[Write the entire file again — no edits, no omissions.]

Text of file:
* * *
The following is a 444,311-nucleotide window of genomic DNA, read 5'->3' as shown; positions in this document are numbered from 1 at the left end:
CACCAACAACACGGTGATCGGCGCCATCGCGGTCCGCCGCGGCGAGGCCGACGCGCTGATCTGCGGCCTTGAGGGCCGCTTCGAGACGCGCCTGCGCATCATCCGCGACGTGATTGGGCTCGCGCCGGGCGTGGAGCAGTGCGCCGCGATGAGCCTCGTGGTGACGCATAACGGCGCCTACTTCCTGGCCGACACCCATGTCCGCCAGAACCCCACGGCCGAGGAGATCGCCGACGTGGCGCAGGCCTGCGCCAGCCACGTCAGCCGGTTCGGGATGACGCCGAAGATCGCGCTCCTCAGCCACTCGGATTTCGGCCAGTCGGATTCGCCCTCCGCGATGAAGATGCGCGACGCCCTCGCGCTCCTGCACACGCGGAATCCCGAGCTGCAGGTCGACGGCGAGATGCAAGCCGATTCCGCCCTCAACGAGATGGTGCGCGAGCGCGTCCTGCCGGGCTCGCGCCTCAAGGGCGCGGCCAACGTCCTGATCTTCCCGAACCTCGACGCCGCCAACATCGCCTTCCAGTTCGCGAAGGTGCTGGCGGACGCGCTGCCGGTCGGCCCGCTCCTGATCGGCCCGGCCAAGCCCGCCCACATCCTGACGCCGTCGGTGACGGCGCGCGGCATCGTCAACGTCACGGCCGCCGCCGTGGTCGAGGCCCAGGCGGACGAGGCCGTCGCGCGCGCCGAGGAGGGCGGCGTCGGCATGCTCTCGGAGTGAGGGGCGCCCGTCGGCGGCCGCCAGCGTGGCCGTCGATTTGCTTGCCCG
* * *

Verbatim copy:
The following is a 444,311-nucleotide window of genomic DNA, read 5'->3' as shown; positions in this document are numbered from 1 at the left end:
CACCAACAACACGGTGATCGGCGCCATCGCGGTCCGCCGCGGCGAGGCCGACGCGCTGATCTGCGGCCTTGAGGGCCGCTTCGAGACGCGCCTGCGCATCATCCGCGACGTGATTGGGCTCGCGCCGGGCGTGGAGCAGTGCGCCGCGATGAGCCTCGTGGTGACGCATAACGGCGCCTACTTCCTGGCCGACACCCATGTCCGCCAGAACCCCACGGCCGAGGAGATCGCCGACGTGGCGCAGGCCTGCGCCAGCCACGTCAGCCGGTTCGGGATGACGCCGAAGATCGCGCTCCTCAGCCACTCGGATTTCGGCCAGTCGGATTCGCCCTCCGCGATGAAGATGCGCGACGCCCTCGCGCTCCTGCACACGCGGAATCCCGAGCTGCAGGTCGACGGCGAGATGCAAGCCGATTCCGCCCTCAACGAGATGGTGCGCGAGCGCGTCCTGCCGGGCTCGCGCCTCAAGGGCGCGGCCAACGTCCTGATCTTCCCGAACCTCGACGCCGCCAACATCGCCTTCCAGTTCGCGAAGGTGCTGGCGGACGCGCTGCCGGTCGGCCCGCTCCTGATCGGCCCGGCCAAGCCCGCCCACATCCTGACGCCGTCGGTGACGGCGCGCGGCATCGTCAACGTCACGGCCGCCGCCGTGGTCGAGGCCCAGGCGGACGAGGCCGTCGCGCGCGCCGAGGAGGGCGGCGTCGGCATGCTCTCGGAGTGAGGGGCGCCCGTCGGCGGCCGCCAGCGTGGCCGTCGATTTGCTTGCCCG